Jansen said she never had anyone she'd consider a stalker or obsessed fan during her days on the desk, but added that concern for her family's privacy was one factor that figured into her decision to step out of the spotlight. There were times when she felt the station sought to delve too far into the details of her personal life. When she was pregnant with her first child, Jansen said, station officials approached her about doing a series of promotional spots to coincide with a drive to get women to take folic acid, a vitamin necessary for proper fetal development. After some thought, she kindly refused.  

“I always felt kind of strange about that,” she said. “They came to me when I had my first son and they wanted to do some kind of promotional thing and tie it to my pregnancy. It was for a good cause, but I just didn't feel right about it. That's not to say that it isn't the right thing to do, but it just didn't feel right for me.”

Chuck Maulden, news director at KTHV Channel 11, said the public's appetite for details about anchors' lives is nearly limitless. “There's such an insatiable appetite for the people who are in your living room every day,” Maulden said. “They get married or have children, people want to know: What happened? Are they OK?”

 

While stations have a heightened concern for their on-air talent in the wake of Pressly's murder, they are also uniformly — albeit a bit reluctantly — unapologetic about the issue of promotion. As KTHV's Chuck Maulden put it: “You do have to have people represent your brand, and obviously in television that's the way it is.”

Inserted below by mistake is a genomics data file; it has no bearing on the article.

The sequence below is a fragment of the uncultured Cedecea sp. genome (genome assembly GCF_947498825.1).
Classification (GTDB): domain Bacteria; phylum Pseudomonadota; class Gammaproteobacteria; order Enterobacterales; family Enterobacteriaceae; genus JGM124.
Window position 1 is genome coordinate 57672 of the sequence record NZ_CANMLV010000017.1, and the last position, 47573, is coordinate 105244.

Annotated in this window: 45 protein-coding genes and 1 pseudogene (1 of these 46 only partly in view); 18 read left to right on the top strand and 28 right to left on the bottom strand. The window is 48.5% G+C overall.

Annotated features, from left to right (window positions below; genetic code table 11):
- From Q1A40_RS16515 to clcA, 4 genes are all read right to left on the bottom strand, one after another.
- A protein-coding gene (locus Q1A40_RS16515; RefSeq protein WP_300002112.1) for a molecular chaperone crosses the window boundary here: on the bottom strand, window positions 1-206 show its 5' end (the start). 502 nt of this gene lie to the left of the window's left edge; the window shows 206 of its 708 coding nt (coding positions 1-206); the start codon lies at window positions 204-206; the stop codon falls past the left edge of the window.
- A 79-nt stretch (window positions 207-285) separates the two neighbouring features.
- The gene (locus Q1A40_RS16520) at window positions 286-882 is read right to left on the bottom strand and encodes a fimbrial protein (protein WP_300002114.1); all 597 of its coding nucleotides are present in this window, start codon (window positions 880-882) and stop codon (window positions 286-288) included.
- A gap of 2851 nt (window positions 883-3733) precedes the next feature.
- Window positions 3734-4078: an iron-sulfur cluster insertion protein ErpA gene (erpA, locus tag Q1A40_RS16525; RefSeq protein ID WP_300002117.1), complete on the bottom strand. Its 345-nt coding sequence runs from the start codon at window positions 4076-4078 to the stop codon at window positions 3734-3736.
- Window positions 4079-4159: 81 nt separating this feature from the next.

KATV'S Dixon doesn't expect any change in the way stations present their talent to viewers. “That's what we do for our business,” Dixon said, “and if you don't do it, you're not doing your job. That's the nature of what the business is.”

“We do want people to bond with and appreciate our anchors,” said KARK's Heverling. “Basically we're going into their living rooms and bedrooms and kitchens and we want people to be comfortable with them and relate to them. Now, having said that, while that's very, very important, I think if you pay attention, you won't really learn that much about them.”     

Steel doesn't see the industry moving away from personalities to sell the news programs. He does, however, believe that the crime against Pressly will remind stations to protect their talent.

“I have a saying that there's not a story worth your life,” Steel said. “Be cautious at all times — and I'm talking about storms, fire, pestilence and stalkers.”